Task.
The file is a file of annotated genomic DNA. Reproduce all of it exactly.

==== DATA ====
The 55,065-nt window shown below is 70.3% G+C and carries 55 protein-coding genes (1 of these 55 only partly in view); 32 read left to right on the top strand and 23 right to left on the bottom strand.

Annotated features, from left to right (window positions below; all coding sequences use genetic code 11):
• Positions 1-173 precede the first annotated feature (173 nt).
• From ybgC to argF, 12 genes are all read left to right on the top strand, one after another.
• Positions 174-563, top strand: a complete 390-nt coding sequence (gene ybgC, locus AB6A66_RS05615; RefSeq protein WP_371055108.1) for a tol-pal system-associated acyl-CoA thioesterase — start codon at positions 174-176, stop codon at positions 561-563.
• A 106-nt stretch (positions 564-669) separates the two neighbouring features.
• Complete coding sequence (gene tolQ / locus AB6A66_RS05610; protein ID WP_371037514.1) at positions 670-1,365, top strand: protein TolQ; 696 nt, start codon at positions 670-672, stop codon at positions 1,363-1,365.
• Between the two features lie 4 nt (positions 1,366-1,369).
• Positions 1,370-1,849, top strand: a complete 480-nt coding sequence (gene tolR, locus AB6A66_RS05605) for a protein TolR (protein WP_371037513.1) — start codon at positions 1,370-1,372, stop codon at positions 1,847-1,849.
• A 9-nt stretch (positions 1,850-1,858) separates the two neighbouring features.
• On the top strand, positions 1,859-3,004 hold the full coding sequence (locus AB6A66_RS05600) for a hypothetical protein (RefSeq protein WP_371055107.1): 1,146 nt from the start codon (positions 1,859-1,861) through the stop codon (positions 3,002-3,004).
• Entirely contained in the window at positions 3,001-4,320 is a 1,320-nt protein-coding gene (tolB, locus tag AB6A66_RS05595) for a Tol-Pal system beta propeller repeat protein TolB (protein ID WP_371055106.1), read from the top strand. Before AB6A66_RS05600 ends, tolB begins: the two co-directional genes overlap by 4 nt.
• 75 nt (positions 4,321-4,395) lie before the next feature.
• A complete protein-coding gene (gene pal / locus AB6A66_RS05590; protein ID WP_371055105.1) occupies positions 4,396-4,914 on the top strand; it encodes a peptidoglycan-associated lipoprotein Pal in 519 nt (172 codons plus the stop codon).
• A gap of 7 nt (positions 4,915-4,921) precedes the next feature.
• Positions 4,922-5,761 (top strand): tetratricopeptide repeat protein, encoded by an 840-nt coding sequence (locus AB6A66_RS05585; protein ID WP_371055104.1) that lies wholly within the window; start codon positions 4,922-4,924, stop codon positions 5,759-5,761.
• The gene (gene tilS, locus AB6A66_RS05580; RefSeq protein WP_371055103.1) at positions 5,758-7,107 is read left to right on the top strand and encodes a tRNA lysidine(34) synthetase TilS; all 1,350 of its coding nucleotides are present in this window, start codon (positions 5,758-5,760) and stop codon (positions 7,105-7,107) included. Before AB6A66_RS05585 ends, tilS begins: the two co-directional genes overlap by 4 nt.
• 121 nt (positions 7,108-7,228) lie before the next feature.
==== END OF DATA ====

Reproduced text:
The 55,065-nt window shown below is 70.3% G+C and carries 55 protein-coding genes (1 of these 55 only partly in view); 32 read left to right on the top strand and 23 right to left on the bottom strand.

Annotated features, from left to right (window positions below; all coding sequences use genetic code 11):
• Positions 1-173 precede the first annotated feature (173 nt).
• From ybgC to argF, 12 genes are all read left to right on the top strand, one after another.
• Positions 174-563, top strand: a complete 390-nt coding sequence (gene ybgC, locus AB6A66_RS05615; RefSeq protein WP_371055108.1) for a tol-pal system-associated acyl-CoA thioesterase — start codon at positions 174-176, stop codon at positions 561-563.
• A 106-nt stretch (positions 564-669) separates the two neighbouring features.
• Complete coding sequence (gene tolQ / locus AB6A66_RS05610; protein ID WP_371037514.1) at positions 670-1,365, top strand: protein TolQ; 696 nt, start codon at positions 670-672, stop codon at positions 1,363-1,365.
• Between the two features lie 4 nt (positions 1,366-1,369).
• Positions 1,370-1,849, top strand: a complete 480-nt coding sequence (gene tolR, locus AB6A66_RS05605) for a protein TolR (protein WP_371037513.1) — start codon at positions 1,370-1,372, stop codon at positions 1,847-1,849.
• A 9-nt stretch (positions 1,850-1,858) separates the two neighbouring features.
• On the top strand, positions 1,859-3,004 hold the full coding sequence (locus AB6A66_RS05600) for a hypothetical protein (RefSeq protein WP_371055107.1): 1,146 nt from the start codon (positions 1,859-1,861) through the stop codon (positions 3,002-3,004).
• Entirely contained in the window at positions 3,001-4,320 is a 1,320-nt protein-coding gene (tolB, locus tag AB6A66_RS05595) for a Tol-Pal system beta propeller repeat protein TolB (protein ID WP_371055106.1), read from the top strand. Before AB6A66_RS05600 ends, tolB begins: the two co-directional genes overlap by 4 nt.
• 75 nt (positions 4,321-4,395) lie before the next feature.
• A complete protein-coding gene (gene pal / locus AB6A66_RS05590; protein ID WP_371055105.1) occupies positions 4,396-4,914 on the top strand; it encodes a peptidoglycan-associated lipoprotein Pal in 519 nt (172 codons plus the stop codon).
• A gap of 7 nt (positions 4,915-4,921) precedes the next feature.
• Positions 4,922-5,761 (top strand): tetratricopeptide repeat protein, encoded by an 840-nt coding sequence (locus AB6A66_RS05585; protein ID WP_371055104.1) that lies wholly within the window; start codon positions 4,922-4,924, stop codon positions 5,759-5,761.
• The gene (gene tilS, locus AB6A66_RS05580; RefSeq protein WP_371055103.1) at positions 5,758-7,107 is read left to right on the top strand and encodes a tRNA lysidine(34) synthetase TilS; all 1,350 of its coding nucleotides are present in this window, start codon (positions 5,758-5,760) and stop codon (positions 7,105-7,107) included. Before AB6A66_RS05585 ends, tilS begins: the two co-directional genes overlap by 4 nt.
• 121 nt (positions 7,108-7,228) lie before the next feature.